Demand for science, technology, engineering and mathematics (STEM) professionals is projected to grow heavily, and the U.S. Bureau of Labor Statistics anticipates 9 million STEM-related jobs will be created over the next eight years. Regent University recognizes this trend and is providing a way for teachers to bring STEM education into their classrooms with a new STEM certification program offered through the School of Education.
“The wide array of problems that will face the next generation will require a different way of thinking about solutions,” said Dr. Jenny Sue Flannagan, associate professor and director of the Martinson Center for Math & Science. “Solving the unknown complex issues will require critical and creative thinkers who are able to inquire, research and design.”
The “National Math + Science Initiative” estimates that one-third of students lose interest in these subjects by fourth grade. By eighth grade, 50 percent of students are disengaged. Regent’s new certificate program is targeted to equip kindergarten through sixth grade teachers with teaching methods to get their students excited about STEM. The 10-credit-hour program is designed to give teachers confidence in teaching STEM in age-appropriate ways.
Four courses comprise the STEM certificate and cover a variety of topics. These include principles for effective STEM instruction in the elementary classroom, state and national standards, inquiry based instruction, computation thinking, real world problem solving, integrated curriculum models, learning activities, and instructional strategies that promote critical and creative thinking. The curriculum makes connections between science and engineering practices and addresses the challenges of question development, use of models and simulations, and designing and planning investigations.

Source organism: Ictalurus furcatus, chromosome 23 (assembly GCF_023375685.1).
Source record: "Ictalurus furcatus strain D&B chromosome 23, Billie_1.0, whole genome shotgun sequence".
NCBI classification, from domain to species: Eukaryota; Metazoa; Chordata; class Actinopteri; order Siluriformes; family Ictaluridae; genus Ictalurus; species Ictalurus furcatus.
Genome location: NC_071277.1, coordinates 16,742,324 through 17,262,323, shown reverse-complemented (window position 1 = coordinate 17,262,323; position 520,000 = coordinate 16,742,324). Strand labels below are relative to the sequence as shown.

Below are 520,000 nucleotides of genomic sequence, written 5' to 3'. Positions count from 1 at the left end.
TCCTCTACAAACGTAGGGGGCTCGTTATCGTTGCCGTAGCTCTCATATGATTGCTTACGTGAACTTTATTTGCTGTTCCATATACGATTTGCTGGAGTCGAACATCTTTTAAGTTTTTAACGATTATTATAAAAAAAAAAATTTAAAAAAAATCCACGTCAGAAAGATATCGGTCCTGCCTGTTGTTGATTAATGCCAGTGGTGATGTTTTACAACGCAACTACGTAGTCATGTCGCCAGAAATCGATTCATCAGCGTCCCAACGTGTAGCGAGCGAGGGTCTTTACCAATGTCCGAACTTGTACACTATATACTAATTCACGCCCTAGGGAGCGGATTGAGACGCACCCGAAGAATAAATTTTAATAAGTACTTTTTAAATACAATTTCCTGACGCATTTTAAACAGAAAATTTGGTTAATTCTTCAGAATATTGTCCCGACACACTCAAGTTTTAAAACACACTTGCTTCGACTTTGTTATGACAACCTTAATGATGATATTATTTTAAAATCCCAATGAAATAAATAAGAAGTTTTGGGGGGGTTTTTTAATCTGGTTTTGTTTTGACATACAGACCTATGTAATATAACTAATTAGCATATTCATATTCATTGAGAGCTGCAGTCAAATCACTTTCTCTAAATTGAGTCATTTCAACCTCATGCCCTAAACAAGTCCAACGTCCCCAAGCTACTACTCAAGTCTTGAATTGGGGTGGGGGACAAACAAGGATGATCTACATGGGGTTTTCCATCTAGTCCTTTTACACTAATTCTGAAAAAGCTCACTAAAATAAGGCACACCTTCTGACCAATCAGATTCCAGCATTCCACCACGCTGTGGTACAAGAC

“The good news is we already have opportunity to teach our students how to think critically and creatively, and those opportunities begin in the elementary science program,” said Flannagan. “This unique certificate will allow teachers to design engineering experiences based on science experiences while using technology and math to represent complex models in the world. Through an integrated approach, teachers will learn how to equip their students to shape students’ intellectual development while fostering a passion for STEM careers.”
Regent’s admissions counselors are taking questions and enrolling students into the new program. Classes start Fall Semester 2015.